Rihanna case demonstrates need for care when using images (Fenty & ors v Arcadia Group Ltd & ors)


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Today the High Court confirmed that the English legal system does not recognise the concept of image rights. However, it ruled that Topshop did commit a passing off infringement when it used a photograph of the popstar Rihanna on a t-shirt without her consent. “The mere sale of a trader of a t-shirt bearing an image of a famous person, is not, without more, an act of passing off. However the sale of this image of this person on this garment by this shop in these circumstances is a different matter.” The Honourable Mr Justice Birss.

In the UK there is no specific right to your own image. Instead celebrities and other sporting idols have to rely mainly on the law of passing off to help them protect their image. Under English law, in order to bring a successful passing off claim, Rihanna had to prove that she had a reputation in the UK, that Topshop had made a misrepresentation which led to confusion by consumers and caused Rihanna to suffer damage.

The Dispute

Topshop had used an unapproved photo of Rihanna on a t-shirt purchased from a photographer without her consent.  As Rihanna’s business includes licensing of her name and brand for merchandising purposes, her lawyers contended that consumers were deceived into thinking that the t-shirt bearing her photo had been approved by her and therefore Topshop were passing off the t-shirt as part of her branded products. Rihanna’s case was that her goodwill would have undoubtedly been damaged if Topshop had been misrepresenting its t-shirts as official Rihanna merchandising.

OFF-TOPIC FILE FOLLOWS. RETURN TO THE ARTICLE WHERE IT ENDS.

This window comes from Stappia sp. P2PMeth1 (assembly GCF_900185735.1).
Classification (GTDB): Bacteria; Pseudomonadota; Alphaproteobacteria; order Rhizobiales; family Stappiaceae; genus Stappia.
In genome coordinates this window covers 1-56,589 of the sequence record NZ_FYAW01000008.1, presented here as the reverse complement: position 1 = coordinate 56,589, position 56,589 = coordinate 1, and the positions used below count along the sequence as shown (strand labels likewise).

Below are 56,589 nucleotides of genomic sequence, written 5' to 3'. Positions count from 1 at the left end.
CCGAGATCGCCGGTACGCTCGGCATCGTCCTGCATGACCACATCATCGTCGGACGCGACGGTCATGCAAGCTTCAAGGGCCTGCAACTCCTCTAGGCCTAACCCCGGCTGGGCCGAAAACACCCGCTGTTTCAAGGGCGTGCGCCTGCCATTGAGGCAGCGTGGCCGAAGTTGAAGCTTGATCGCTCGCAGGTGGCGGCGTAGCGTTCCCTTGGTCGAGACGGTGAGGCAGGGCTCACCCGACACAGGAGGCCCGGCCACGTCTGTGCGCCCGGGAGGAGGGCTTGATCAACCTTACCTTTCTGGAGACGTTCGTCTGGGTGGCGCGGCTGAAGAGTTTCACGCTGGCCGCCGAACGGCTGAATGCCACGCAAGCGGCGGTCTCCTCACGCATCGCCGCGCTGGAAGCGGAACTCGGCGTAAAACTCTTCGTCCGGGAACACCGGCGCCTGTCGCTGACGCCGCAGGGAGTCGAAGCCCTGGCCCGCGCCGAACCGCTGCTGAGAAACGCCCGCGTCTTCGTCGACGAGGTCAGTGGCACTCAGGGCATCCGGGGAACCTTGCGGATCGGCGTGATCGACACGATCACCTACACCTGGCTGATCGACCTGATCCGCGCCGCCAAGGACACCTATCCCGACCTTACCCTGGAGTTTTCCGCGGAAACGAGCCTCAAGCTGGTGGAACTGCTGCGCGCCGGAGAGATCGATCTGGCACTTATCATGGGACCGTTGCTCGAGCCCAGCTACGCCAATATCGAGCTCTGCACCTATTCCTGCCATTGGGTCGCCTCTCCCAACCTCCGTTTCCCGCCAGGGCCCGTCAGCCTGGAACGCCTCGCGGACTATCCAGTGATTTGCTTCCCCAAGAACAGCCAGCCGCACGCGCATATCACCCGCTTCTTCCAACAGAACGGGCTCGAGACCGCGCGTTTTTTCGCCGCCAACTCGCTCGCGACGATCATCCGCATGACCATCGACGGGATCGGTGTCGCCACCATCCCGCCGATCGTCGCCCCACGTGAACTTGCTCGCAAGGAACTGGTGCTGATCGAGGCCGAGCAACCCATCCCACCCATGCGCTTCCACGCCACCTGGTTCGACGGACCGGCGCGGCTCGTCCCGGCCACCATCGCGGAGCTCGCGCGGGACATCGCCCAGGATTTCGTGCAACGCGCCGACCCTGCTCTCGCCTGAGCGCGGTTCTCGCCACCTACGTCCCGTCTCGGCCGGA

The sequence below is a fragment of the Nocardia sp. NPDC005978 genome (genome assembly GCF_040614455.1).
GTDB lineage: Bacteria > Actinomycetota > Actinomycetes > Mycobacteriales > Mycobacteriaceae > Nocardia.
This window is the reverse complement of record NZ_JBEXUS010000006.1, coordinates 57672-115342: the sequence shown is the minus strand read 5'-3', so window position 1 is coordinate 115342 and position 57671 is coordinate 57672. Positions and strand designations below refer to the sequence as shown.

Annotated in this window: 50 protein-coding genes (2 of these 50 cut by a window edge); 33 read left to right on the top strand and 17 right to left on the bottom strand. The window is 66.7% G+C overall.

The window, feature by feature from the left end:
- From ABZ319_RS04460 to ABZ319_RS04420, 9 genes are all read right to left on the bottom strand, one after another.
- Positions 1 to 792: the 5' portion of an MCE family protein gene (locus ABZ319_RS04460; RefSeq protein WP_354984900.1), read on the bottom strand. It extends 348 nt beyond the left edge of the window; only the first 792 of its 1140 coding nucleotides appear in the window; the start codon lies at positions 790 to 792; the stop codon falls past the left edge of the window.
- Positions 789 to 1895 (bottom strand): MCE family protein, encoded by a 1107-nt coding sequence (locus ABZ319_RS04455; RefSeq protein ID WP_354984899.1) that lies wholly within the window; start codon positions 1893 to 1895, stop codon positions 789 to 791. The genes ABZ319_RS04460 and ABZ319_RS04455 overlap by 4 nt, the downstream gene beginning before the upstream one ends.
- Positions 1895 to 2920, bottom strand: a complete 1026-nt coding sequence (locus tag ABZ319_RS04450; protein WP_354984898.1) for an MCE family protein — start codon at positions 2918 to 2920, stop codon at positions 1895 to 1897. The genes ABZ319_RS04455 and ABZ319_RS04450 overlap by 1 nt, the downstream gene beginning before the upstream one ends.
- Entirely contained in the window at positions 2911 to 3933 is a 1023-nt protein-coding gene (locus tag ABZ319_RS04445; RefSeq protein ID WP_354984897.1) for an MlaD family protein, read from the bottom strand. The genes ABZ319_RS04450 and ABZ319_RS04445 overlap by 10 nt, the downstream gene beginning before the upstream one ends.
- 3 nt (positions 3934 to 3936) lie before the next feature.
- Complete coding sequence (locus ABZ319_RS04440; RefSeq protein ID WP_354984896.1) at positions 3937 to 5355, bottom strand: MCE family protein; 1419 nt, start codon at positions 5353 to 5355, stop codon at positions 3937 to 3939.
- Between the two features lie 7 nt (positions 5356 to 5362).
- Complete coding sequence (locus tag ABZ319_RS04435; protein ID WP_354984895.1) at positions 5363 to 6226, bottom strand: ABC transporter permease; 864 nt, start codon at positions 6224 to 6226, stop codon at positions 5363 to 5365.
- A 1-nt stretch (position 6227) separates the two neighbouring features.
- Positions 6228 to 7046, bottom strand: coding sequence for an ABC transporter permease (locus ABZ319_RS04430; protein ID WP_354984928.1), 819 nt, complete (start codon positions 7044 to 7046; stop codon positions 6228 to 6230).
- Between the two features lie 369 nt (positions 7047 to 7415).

Topshop’s lawyers had suggested that Rihanna was attempting to assert the concept of image rights in England (a concept recognised under US law, for example) in bringing the case and denied that there was any misrepresentation. Despite the fact that Rihanna was not a witness, nor had she even been consulted about the Topshop t-shirt in question, Mr Justice Birss found in her favour. He ruled, “To someone who knew Rihanna but did not know her current work, the image is simply one of the person concerned. However to her fans who knew her work, I think this particular image might be well thought to be part of her marketing campaign for that project.”.

The judge went on to say, “The fact it [the t-shirt] is on sale in a high street retailer is neutral. The fact the high street retailer is Topshop is not neutral. The links between Topshop and famous stars in general, and more importantly the links to Rihanna in particular, will enhance the likelihood in the purchaser’s mind that this garment has been authorised by her.”

The result is also bad news for the supplier of the t-shirt who is on the hook for legal fees by way of an indemnity given to Topshop.

How does this affect you?

Anyone involved in branding, retail or merchandising should always think carefully before using images on products. Whilst this ruling makes it clear that there is no concept of image rights under English law, it highlights the importance of ensuring that there is no risk of trade mark infringement or passing off in using an image on a product. Third party image rights, such as the photograph at the centre of the Rihanna case, should always be used carefully and in accordance with a licence obtained from the relevant third party.

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